For the first time ever, a single flexible fiber no bigger than a human hair has successfully delivered a combination of optical, electrical, and chemical signals back and forth into the brain, putting into practice an idea first proposed two years ago. With some tweaking to further improve its biocompatibility, the new approach could provide a dramatically improved way to learn about the functions and interconnections of different brain regions.
The new fibers were developed through a collaboration among material scientists, chemists, biologists, and other specialists. The results are reported in the journal Nature Neuroscience, in a paper by Seongjun Park, an MIT graduate student; Polina Anikeeva, the Class of 1942 Career Development Professor in the Department of Materials Science and Engineering; Yoel Fink, a professor in the departments of Materials Science and Engineering, and Electrical Engineering and Computer Science; Gloria Choi, the Samuel A. Goldblith Career Development Professor in the Department of Brain and Cognitive Sciences, and 10 others at MIT and elsewhere.
The fibers are designed to mimic the softness and flexibility of brain tissue. This could make it possible to leave implants in place and have them retain their functions over much longer periods than is currently possible with typical stiff, metallic fibers, thus enabling much more extensive data collection. For example, in tests with lab mice, the researchers were able to inject viral vectors that carried genes called opsins, which sensitize neurons to light, through one of two fluid channels in the fiber. They waited for the opsins to take effect, then sent a pulse of light through the optical waveguide in the center, and recorded the resulting neuronal activity, using six electrodes to pinpoint specific reactions. All of this was done through a single flexible fiber just 200 micrometers across — comparable to the width of a human hair.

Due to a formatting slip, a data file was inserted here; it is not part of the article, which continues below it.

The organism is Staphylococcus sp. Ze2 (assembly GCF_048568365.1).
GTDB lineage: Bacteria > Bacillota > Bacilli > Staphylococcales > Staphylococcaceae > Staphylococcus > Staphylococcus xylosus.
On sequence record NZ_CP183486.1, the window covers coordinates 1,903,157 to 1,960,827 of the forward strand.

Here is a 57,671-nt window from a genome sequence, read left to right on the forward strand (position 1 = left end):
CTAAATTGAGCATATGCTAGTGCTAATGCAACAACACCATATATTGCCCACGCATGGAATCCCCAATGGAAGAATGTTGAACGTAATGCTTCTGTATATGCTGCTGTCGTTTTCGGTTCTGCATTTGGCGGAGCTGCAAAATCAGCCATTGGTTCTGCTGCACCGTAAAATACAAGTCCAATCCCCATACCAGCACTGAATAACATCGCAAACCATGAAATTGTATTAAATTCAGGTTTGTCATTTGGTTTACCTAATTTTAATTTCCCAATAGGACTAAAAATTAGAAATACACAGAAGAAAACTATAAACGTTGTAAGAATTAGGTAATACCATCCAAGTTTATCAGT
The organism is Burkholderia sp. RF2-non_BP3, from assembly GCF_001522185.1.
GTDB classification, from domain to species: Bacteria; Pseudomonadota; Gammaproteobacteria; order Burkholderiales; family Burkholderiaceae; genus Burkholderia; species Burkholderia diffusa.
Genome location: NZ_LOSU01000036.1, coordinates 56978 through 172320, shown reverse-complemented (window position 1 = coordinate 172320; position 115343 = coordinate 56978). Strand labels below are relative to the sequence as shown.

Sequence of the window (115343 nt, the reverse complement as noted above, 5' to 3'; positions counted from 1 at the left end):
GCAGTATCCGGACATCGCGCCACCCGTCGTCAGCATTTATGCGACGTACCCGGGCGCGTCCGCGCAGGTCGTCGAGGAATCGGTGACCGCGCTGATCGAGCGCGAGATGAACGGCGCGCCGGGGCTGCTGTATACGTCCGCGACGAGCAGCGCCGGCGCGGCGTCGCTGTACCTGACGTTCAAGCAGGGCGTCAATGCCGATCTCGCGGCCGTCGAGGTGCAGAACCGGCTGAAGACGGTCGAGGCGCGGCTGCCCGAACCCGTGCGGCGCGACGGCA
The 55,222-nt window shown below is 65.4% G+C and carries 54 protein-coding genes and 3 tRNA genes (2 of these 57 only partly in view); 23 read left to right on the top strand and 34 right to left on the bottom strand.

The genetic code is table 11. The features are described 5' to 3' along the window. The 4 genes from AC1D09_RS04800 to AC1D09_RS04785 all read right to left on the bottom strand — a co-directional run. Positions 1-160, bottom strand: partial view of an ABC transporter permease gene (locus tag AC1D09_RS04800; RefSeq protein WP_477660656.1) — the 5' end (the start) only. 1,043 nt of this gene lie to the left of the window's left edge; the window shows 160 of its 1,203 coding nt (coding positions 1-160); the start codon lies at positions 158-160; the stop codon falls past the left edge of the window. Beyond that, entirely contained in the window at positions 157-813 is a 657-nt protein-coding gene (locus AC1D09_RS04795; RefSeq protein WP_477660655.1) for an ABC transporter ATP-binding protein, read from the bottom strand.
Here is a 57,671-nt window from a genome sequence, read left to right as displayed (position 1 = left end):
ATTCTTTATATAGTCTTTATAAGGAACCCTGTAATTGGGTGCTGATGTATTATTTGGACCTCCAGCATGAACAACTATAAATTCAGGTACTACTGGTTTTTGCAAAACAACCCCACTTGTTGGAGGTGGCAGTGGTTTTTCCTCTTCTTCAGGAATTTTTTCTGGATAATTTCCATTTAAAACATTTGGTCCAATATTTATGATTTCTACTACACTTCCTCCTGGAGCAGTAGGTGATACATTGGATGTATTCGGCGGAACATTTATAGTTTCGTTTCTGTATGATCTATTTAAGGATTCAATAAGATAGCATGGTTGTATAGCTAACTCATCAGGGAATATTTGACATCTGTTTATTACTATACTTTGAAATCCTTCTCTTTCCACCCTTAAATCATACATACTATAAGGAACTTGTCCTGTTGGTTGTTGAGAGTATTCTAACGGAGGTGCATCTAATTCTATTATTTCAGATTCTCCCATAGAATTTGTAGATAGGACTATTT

Multifunctional fiber probes enable viral delivery, optical stimulation and recording with a one-step surgery.
Previous research efforts in neuroscience have generally relied on separate devices: needles to inject viral vectors for optogenetics, optical fibers for light delivery, and arrays of electrodes for recording, adding a great deal of complication and the need for tricky alignments among the different devices. Getting that alignment right in practice was “somewhat probabilistic,” Anikeeva says. “We said, wouldn’t it be nice if we had a device that could just do it all.”
After years of effort, that’s what the team has now successfully demonstrated. “It can deliver the virus [containing the opsins] straight to the cell, and then stimulate the response and record the activity — and [the fiber] is sufficiently small and biocompatible so it can be kept in for a long time,” Anikeeva says.
Since each fiber is so small, “potentially, we could use many of them to observe different regions of activity,” she says. In their initial tests, the researchers placed probes in two different brain regions at once, varying which regions they used from one experiment to the next, and measuring how long it took for responses to travel between them.